TGR5 agonists induce peripheral and central hypersensitivity to bladder distension

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Abstract

The mechanisms underlying chronic bladder conditions such as interstitial cystitis/bladder pain syndrome (IC/BPS) and overactive bladder syndrome (OAB) are incompletely understood. However, targeting specific receptors mediating neuronal sensitivity to specific stimuli is an emerging treatment strategy. Recently, irritant-sensing receptors including the bile acid receptor TGR5, have been identified within the viscera and are thought to play a key role in neuronal hypersensitivity. Here, in mice, we identify mRNA expression of TGR5 (Gpbar1) in all layers of the bladder as well as in the lumbosacral dorsal root ganglia (DRG) and in isolated bladder-innervating DRG neurons. In bladder-innervating DRG neurons Gpbar1 mRNA was 100% co-expressed with Trpv1 and 30% co-expressed with Trpa1. In vitro live-cell calcium imaging of bladder-innervating DRG neurons showed direct activation of a sub-population of bladder-innervating DRG neurons with the synthetic TGR5 agonist CCDC, which was diminished in Trpv1−/− but not Trpa1−/− DRG neurons. CCDC also activated a small percentage of non-neuronal cells. Using an ex vivo mouse bladder afferent recording preparation we show intravesical application of endogenous (5α-pregnan-3β-ol-20-one sulphate, Pg5α) and synthetic (CCDC) TGR5 agonists enhanced afferent mechanosensitivity to bladder distension. Correspondingly, in vivo intravesical administration of CCDC increased the number of spinal dorsal horn neurons that were activated by bladder distension. The enhanced mechanosensitivity induced by CCDC ex vivo and in vivo was absent using Gpbar1−/− mice. Together, these results indicate a role for the TGR5 receptor in mediating bladder afferent hypersensitivity to distension and thus may be important to the symptoms associated with IC/BPS and OAB.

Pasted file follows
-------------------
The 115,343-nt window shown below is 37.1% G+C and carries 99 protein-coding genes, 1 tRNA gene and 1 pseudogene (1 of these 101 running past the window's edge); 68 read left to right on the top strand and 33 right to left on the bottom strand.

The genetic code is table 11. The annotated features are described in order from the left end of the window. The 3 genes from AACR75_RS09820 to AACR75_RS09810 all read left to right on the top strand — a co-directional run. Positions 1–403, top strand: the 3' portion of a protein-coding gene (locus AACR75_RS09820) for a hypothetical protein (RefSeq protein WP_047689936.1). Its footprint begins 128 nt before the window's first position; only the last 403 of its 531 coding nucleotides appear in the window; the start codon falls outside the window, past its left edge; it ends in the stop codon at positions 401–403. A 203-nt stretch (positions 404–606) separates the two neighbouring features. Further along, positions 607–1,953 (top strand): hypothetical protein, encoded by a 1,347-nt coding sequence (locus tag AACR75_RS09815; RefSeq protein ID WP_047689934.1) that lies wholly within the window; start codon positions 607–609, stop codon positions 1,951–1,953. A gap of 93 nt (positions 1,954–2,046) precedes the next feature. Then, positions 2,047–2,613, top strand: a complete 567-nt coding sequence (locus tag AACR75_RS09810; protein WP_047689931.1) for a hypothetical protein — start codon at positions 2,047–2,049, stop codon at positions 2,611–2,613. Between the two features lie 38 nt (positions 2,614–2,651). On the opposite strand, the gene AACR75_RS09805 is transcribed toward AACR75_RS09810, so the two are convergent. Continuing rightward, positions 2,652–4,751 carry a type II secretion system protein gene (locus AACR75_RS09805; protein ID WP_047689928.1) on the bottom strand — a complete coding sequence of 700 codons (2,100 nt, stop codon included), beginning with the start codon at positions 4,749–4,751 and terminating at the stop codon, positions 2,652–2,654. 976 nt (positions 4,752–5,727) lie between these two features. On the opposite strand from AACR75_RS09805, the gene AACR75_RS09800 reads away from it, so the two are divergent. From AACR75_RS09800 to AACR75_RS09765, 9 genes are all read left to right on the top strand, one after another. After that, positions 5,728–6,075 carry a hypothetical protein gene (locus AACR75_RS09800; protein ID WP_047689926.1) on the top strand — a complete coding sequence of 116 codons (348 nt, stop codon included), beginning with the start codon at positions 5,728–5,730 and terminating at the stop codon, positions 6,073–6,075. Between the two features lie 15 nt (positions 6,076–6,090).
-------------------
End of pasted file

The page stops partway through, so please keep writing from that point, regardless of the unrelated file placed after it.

Original languageEnglish
Article number9920
Number of pages19
JournalScientific Reports
Volume12
Issue number1
DOIs
Publication statusPublished - 15 Jun 2022

Keywords

  • Bladder
  • Ion channels in the nervous system
  • Neurophysiology
  • Peripheral nervous system
  • Urogenital diseases

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